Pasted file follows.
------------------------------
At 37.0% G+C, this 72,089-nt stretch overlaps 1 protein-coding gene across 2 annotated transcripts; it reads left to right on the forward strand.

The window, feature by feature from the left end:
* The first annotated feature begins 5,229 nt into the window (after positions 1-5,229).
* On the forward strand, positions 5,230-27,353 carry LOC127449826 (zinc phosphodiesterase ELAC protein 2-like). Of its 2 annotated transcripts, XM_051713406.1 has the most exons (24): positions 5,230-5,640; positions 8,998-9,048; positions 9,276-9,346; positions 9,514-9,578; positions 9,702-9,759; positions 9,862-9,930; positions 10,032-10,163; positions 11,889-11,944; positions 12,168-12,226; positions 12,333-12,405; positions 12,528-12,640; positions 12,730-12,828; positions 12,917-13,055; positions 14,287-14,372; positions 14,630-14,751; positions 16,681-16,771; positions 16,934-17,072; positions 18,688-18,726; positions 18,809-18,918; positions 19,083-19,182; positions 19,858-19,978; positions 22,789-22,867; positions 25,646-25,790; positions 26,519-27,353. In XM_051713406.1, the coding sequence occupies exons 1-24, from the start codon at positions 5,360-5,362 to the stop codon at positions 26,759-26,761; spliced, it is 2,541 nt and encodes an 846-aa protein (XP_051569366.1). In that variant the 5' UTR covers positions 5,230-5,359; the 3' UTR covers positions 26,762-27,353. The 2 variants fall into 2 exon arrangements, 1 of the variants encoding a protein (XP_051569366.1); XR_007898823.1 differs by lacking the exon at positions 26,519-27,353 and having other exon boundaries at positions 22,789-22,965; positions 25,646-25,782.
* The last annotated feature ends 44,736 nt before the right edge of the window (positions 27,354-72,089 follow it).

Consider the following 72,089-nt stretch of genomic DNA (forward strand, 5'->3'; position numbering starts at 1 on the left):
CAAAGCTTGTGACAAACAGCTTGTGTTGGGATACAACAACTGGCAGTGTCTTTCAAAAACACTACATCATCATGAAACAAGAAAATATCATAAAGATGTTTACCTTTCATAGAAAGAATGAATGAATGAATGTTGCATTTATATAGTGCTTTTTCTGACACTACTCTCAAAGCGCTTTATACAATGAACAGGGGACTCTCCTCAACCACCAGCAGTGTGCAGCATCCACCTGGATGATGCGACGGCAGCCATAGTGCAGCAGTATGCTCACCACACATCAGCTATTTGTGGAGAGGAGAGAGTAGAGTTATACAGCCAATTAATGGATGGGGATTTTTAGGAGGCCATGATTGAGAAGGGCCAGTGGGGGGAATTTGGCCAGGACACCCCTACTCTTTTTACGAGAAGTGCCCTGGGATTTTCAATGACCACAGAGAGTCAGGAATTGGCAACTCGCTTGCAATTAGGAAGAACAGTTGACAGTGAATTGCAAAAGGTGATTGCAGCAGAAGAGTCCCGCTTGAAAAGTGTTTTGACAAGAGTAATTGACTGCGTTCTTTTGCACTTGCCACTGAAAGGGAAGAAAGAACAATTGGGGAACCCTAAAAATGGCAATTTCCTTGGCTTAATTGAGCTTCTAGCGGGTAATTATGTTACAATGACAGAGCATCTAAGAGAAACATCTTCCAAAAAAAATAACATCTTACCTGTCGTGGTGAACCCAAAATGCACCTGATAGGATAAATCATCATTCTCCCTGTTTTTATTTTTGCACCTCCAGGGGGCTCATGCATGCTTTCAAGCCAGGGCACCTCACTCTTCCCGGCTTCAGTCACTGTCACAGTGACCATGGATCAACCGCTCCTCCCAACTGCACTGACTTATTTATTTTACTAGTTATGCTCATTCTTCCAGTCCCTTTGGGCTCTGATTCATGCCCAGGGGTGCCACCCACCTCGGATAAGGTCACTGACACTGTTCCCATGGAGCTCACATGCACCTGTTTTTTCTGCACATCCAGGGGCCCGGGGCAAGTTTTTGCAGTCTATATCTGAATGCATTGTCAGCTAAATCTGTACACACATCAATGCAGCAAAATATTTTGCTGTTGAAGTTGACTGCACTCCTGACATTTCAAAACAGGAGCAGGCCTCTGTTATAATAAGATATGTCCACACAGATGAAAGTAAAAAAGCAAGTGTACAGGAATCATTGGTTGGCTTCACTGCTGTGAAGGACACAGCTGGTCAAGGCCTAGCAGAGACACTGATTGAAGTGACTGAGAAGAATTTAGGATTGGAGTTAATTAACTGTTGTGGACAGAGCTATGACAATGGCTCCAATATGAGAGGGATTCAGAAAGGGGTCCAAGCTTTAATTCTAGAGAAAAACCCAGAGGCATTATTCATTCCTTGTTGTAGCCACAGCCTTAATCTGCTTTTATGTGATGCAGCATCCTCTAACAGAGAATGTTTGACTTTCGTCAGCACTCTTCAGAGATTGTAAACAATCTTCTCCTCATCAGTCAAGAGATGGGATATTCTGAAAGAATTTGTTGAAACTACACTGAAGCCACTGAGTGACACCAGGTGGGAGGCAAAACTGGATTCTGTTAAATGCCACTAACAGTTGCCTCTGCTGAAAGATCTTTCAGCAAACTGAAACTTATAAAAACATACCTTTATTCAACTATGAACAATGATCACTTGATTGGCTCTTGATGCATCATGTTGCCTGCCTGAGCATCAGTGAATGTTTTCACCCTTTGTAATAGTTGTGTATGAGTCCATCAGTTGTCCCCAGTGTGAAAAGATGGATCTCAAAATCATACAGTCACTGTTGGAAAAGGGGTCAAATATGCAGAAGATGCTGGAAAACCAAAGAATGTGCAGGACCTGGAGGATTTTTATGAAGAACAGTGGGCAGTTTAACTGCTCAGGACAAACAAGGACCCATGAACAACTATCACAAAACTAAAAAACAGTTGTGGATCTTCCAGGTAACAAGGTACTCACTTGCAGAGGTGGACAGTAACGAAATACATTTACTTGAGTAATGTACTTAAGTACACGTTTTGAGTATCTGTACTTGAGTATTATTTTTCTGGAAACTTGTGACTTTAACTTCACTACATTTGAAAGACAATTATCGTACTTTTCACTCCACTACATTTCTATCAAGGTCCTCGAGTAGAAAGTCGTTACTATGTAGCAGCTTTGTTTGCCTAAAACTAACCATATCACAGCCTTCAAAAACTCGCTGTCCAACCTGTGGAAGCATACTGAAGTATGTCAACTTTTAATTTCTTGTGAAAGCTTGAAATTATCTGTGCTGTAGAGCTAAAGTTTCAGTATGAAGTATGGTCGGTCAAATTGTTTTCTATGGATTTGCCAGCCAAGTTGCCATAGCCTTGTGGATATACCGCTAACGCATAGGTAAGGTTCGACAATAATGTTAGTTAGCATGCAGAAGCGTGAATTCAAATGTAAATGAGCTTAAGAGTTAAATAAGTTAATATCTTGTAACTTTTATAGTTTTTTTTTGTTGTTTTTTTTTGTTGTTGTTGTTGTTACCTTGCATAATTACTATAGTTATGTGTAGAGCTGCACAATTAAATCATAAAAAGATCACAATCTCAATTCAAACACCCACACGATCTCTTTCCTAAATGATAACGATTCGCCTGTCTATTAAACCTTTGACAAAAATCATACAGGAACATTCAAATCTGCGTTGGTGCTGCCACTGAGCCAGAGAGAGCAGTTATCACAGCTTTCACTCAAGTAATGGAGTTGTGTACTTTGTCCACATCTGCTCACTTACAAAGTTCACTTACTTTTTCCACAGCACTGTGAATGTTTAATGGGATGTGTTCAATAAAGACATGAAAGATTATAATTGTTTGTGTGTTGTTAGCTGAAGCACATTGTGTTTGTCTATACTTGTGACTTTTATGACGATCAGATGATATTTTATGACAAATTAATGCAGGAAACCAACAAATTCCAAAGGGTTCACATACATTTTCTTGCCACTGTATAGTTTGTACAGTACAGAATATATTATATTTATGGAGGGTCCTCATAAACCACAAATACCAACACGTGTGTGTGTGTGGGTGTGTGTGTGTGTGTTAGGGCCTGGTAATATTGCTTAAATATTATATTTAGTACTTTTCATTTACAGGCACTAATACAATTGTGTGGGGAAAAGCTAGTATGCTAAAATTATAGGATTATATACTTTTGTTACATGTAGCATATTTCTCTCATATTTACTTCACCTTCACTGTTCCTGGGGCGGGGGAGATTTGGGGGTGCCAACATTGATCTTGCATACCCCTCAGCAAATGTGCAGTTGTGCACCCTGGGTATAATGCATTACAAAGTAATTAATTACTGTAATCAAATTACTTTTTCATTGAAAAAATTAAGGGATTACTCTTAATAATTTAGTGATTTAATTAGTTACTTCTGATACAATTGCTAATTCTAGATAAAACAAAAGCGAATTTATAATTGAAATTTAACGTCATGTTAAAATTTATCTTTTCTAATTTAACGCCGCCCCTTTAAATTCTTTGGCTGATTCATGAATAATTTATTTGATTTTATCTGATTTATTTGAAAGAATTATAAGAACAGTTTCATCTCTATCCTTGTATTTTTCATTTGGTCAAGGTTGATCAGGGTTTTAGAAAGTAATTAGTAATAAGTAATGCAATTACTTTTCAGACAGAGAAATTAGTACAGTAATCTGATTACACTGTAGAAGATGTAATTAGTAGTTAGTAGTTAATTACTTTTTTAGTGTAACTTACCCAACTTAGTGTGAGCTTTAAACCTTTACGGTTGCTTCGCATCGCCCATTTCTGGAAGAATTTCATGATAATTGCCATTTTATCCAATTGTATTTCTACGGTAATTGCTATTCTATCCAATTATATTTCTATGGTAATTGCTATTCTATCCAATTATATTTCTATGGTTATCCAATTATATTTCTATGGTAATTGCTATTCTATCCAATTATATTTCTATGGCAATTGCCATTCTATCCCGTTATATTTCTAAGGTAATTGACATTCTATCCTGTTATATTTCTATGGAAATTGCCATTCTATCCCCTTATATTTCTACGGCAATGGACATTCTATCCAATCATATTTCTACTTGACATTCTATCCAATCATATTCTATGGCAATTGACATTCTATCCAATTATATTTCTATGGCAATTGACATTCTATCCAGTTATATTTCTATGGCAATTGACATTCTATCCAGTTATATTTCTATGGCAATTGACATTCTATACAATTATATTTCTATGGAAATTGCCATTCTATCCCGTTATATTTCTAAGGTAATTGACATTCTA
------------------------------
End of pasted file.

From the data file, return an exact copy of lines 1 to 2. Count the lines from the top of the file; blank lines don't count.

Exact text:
At 37.0% G+C, this 72,089-nt stretch overlaps 1 protein-coding gene across 2 annotated transcripts; it reads left to right on the forward strand.

The window, feature by feature from the left end: